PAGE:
Below, I detail the hidden and reported unusual items that GAAP Earnings misses but that are captured in Core Earnings for Tesla Inc. (TSLA), a stock with some of the most overstated GAAP earnings in the S&P 500. I would be happy to reconcile my Core Earnings with Operating Earnings if S&P Global would disclose exactly how Operating Earnings differ from GAAP Earnings.

After adjusting for unusual items, I find that Tesla’s Core Earnings of $6.2 billion, or $5.46/share are much worse than reported GAAP Earnings of $8.4 billion, or $7.40/share. Tesla’s Earnings Distortion Score is Strong Miss.

Below, I detail the differences between Core Earnings and GAAP Earnings so readers can audit my research.

Figure 4: Tesla GAAP Earnings to Core Earnings Reconciliation: TTM Through 1Q22

More details:

Total Earnings Distortion of $1.94/share, which equals $2.2 billion, is comprised of the following:

Hidden Unusual Gains, Net = $0.73/per share, which equals $823 million and is comprised of

$947 million in automotive regulatory credits in the TTM period based on

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-$124 million in inventory and purchase commitment write-downs in the TTM period based on

Reported Unusual Gains Pre-Tax, Net = $0.68/per share, which equals $768 million and is comprised of

$679 million in automotive regulatory credits in the TTM period based on

$163 million in other income in the TTM period based on

-$74 million in restructuring and other expense in the TTM period based on

Tax Distortion = $0.54/per share, which equals $611 million

Disclosure: David Trainer, Kyle Guske II, and Matt Shuler receive no compensation to write about any specific stock, style, or theme.

Appendix I: Core Earnings Methodology

In the Figures above, I use the following to calculate Core Earnings:

While I prefer aggregated quarterly numbers, I have examined the potential impacts of the two methodologies and have found no material differences.

Appendix II: P/E Ratio Methodology for Core & SPGI’s Operating Earnings

In Figure 2 above, I calculate the price-to-Core Earnings ratio through 6/30/13 as follows:

  1. Calculate a TTM earnings yield for every S&P 500 constituent
  2. Weight the earnings yields by each stock’s respective S&P 500 weight
  3. Sum the weighted earnings yields and take the inverse (1/Earnings Yield)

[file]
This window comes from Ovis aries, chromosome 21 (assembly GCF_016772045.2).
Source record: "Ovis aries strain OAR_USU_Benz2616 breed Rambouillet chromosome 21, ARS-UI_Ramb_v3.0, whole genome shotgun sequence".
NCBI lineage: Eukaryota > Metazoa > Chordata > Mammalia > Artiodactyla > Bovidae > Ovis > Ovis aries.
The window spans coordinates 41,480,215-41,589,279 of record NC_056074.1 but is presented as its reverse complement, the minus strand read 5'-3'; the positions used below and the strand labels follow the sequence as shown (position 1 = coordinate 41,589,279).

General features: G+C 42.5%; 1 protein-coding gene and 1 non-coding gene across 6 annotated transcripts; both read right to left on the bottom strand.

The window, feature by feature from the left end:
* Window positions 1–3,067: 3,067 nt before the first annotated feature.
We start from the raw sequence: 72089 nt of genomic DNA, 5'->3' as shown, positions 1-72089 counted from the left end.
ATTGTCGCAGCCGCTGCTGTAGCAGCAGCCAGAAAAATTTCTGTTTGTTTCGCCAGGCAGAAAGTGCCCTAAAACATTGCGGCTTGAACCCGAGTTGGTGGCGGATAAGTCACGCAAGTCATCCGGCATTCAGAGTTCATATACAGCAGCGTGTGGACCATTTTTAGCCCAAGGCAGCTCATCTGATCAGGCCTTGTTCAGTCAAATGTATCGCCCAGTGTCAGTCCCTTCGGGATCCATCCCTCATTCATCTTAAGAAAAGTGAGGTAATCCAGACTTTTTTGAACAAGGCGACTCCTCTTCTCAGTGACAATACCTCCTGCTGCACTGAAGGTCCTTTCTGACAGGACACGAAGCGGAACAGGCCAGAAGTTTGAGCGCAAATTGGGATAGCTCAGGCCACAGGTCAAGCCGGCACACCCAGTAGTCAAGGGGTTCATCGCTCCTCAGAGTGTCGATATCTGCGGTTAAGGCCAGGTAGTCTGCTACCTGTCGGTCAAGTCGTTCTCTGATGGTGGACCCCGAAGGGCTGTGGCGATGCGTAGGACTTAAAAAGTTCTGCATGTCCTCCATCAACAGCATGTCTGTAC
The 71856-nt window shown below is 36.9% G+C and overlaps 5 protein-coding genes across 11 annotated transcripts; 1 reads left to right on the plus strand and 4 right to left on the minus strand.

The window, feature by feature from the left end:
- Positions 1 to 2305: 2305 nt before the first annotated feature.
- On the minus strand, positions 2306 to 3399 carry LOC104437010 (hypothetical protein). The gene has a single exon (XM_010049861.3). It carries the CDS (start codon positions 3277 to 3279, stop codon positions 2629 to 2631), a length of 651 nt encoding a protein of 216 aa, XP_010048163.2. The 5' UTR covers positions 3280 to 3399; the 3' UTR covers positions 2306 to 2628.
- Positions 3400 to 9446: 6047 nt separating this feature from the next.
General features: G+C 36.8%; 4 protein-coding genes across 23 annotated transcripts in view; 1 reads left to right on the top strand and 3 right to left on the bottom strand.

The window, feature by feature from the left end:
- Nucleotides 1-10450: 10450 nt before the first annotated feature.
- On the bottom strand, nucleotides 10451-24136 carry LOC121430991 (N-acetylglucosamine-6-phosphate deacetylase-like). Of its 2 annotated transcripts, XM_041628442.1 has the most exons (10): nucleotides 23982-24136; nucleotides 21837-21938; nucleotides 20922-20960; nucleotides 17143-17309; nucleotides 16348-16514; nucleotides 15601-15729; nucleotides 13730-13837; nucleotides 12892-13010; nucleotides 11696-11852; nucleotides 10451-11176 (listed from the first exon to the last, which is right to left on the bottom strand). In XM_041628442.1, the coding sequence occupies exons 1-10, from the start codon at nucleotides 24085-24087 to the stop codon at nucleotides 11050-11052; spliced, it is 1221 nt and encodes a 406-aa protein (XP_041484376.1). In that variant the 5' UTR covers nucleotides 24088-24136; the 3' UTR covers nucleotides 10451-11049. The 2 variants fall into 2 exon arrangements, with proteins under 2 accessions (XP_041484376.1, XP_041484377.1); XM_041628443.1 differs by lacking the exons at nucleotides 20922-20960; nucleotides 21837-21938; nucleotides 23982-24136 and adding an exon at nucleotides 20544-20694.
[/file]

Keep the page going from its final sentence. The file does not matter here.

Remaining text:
I calculate the price-to-Core Earnings ratio for periods post 6/30/13 as follows:

  1. Calculate a trailing four quarters earnings yield for every S&P 500 constituent
  2. Weight the earnings yield by each stock’s respective S&P 500 weight
  3. Sum the weighted earnings yields and take the inverse (1/Earnings Yield)

I use the earnings yield methodology because P/E ratios don’t follow a linear trend. A P/E ratio of 1 is “better” than a P/E ratio of 30, but a P/E ratio of 30 is “better” than a P/E ratio of -15. In other words, aggregating P/E ratios can result in a low multiple due the inclusion of just a few stocks with negative P/Es.

Using earnings yields solves this problem because a high earnings yield is always “better” than a low earnings yield. There is no conceptual difference when flipping from positive to negative earnings yields as there is with traditional P/E ratios.

By using quarterly data as soon as its available, I better capture the impact of changes to S&P 500 constituents on a quarterly basis. For example, a company could be a constituent in 2Q18, but not in 3Q18. This method captures the continuously changing nature of the S&P 500 constituency.

For all periods in Figure 2, I calculate the price-to-SPGI’s Operating Earnings ratio by summing the preceding 4 quarters of Operating Earnings per share and, then, dividing by the S&P 500 price at the end of each measurement period.

[1] My Core Earnings research is based on the latest audited financial data, which is the calendar 1Q22 10-Q in most cases. Price data as of 5/16/22. Operating Earnings from S&P Global is based on the same time frame.

[2] I treat the automotive regulatory credits as reported items in 1Q22 because they are reported directly on the income statement. In prior quarters, I treat the credits as hidden items as they were disclosed in a table separate from the income statement that disaggregates Tesla’s revenue by source.